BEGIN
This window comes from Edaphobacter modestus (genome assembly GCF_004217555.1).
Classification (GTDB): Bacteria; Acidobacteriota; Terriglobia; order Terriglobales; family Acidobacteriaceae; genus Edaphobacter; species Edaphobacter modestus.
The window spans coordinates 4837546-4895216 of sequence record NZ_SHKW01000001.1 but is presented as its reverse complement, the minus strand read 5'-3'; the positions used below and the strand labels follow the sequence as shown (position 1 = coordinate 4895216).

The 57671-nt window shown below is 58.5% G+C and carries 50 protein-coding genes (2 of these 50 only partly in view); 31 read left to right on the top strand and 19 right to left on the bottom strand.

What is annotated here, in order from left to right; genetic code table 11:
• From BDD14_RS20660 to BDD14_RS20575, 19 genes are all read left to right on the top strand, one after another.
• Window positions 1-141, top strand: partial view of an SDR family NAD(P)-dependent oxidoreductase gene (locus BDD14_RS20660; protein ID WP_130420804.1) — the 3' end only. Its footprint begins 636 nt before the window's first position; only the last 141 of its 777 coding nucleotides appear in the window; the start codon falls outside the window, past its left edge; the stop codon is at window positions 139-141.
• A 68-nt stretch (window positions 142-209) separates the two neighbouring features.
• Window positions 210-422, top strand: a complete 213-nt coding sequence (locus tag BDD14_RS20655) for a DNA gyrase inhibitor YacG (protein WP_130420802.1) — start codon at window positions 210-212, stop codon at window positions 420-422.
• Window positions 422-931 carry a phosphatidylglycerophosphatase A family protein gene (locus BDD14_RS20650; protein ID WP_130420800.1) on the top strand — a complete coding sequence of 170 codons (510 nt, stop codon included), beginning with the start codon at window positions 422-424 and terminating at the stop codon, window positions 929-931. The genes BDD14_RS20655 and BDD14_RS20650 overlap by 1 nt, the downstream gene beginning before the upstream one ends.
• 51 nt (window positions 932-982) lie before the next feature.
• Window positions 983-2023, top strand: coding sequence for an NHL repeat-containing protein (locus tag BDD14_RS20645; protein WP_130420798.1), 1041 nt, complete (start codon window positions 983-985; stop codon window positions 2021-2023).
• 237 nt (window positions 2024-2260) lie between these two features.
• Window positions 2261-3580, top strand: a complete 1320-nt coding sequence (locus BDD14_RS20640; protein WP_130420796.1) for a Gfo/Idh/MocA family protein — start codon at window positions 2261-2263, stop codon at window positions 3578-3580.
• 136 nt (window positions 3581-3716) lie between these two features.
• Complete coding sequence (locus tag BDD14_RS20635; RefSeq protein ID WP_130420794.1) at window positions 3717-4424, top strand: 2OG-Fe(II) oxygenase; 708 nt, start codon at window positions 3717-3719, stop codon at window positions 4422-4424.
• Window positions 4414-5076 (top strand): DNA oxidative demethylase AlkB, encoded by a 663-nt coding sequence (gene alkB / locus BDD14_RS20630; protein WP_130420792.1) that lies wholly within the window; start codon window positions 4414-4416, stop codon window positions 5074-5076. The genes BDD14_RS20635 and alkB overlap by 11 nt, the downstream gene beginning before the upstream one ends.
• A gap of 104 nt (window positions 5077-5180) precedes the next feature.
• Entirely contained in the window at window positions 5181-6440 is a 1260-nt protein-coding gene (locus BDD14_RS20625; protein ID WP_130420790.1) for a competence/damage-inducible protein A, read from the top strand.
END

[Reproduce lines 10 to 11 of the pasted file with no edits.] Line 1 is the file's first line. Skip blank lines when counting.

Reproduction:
• Window positions 422-931 carry a phosphatidylglycerophosphatase A family protein gene (locus BDD14_RS20650; protein ID WP_130420800.1) on the top strand — a complete coding sequence of 170 codons (510 nt, stop codon included), beginning with the start codon at window positions 422-424 and terminating at the stop codon, window positions 929-931. The genes BDD14_RS20655 and BDD14_RS20650 overlap by 1 nt, the downstream gene beginning before the upstream one ends.
• 51 nt (window positions 932-982) lie before the next feature.